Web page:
Hospice of Washington County breaks ground on new building after years of flooding issues

Published: Jun. 23, 2021 at 11:00 PM CDT
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WASHINGTON, Iowa (KCRG) - After years of fundraising and floods, a million-dollar project has finally broken ground in Washington County.

Construction is slated to begin next week for Hospice of Washington County’s new building. The basement of the hospice’s current building floods each year after heavy rainfall.

“I think it happened five times last year,” Executive Director Katrina Altenhofen said.

“In my time here, we have lived through many floods — probably the highest, up to calf level,” Assistant Executive Director Jina Witthoft added.

It got to the point at which staff ripped out the carpet last year and didn’t replace it and drilled holes to keep drywall from molding.

But flooding — and other issues, like uneven heating and cooling — should not be a concern for much longer.

“We really would like to see them into the building here towards the end of this year and at the latest, the beginning of next year,” said Diana Wubbena, the building’s project manager from McCreedy-Ruth Construction.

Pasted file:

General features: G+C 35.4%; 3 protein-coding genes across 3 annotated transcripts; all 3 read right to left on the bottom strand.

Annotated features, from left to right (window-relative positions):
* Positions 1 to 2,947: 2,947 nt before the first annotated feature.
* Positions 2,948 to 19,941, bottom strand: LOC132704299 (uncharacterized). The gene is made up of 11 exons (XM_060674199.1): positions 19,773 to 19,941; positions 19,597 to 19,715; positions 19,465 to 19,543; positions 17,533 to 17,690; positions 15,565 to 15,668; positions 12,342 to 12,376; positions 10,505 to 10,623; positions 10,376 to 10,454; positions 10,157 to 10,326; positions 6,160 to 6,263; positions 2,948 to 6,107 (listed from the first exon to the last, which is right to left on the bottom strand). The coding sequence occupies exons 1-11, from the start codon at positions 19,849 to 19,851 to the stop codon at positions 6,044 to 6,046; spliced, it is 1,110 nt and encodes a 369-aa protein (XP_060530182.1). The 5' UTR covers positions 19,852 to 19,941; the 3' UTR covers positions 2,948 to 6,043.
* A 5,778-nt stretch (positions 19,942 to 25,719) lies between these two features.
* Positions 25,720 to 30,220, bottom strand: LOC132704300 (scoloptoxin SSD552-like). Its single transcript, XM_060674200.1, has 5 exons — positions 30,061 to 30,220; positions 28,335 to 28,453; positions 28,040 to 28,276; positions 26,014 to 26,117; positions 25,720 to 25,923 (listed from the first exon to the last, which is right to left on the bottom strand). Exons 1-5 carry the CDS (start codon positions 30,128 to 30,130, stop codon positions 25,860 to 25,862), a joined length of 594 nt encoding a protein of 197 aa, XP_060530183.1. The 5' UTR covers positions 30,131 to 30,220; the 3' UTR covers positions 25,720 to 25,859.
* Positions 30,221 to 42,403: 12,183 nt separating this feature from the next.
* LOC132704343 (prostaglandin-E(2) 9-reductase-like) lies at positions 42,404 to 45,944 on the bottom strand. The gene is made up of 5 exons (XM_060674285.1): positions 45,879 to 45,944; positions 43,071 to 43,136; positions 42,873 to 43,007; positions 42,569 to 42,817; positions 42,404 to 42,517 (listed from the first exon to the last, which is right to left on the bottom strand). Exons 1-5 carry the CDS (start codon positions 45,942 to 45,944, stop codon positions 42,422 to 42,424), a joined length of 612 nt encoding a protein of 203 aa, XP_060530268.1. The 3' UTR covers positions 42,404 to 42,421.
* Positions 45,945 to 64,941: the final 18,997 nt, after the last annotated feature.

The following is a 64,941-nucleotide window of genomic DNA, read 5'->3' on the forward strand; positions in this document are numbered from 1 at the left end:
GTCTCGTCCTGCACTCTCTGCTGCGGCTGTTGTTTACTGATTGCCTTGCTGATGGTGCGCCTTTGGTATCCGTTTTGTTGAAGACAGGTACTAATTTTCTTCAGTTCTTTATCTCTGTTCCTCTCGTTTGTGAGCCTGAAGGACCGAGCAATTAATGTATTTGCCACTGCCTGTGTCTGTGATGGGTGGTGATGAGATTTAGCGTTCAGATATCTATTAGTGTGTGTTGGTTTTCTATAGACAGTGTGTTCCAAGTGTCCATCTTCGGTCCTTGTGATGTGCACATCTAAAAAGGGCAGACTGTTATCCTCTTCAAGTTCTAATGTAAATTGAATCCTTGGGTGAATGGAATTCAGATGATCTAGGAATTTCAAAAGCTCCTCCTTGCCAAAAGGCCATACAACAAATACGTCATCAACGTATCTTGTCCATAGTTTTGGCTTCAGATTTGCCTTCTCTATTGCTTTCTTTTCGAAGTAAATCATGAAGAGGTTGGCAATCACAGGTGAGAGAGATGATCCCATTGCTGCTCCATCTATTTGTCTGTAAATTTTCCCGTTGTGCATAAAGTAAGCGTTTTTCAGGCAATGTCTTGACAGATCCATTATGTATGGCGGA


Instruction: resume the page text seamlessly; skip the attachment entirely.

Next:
While the new building will be on the same land as the current hospice, it will be built to prevent flooding.

“We wanted to design the building so we didn’t really have to deal with these water issues anymore, so part of that was to demolish the existing portion of the building where the problems are. We are keeping a portion of the building where there isn’t a basement and they aren’t having any trouble at all and then just expanding on to that,” Wubbena said.

Altenhofen said the new space features a larger conference room and more ability to host the community for training and classes, in addition to the services they already offer their patients.

“We do not charge our patients for anything, whether that’s music therapy, massage therapy, nutritional supplements, nothing,” she said. “It is no cost to the family or the patients.”

Wednesday’s groundbreaking included cheers and celebration as well as hugs and tears of joy from staff who care for each other as much as the patients they serve.

“It’s been challenging to work here, so knowing that we’re finally going to get to work in an environment that we deserve to work in to take care of our people is amazing,” Senior Clinical Nurse Sandi Smith said.

“Yeah. It’s a gift,” Witthoft added. “It really is. It’s a gift.”

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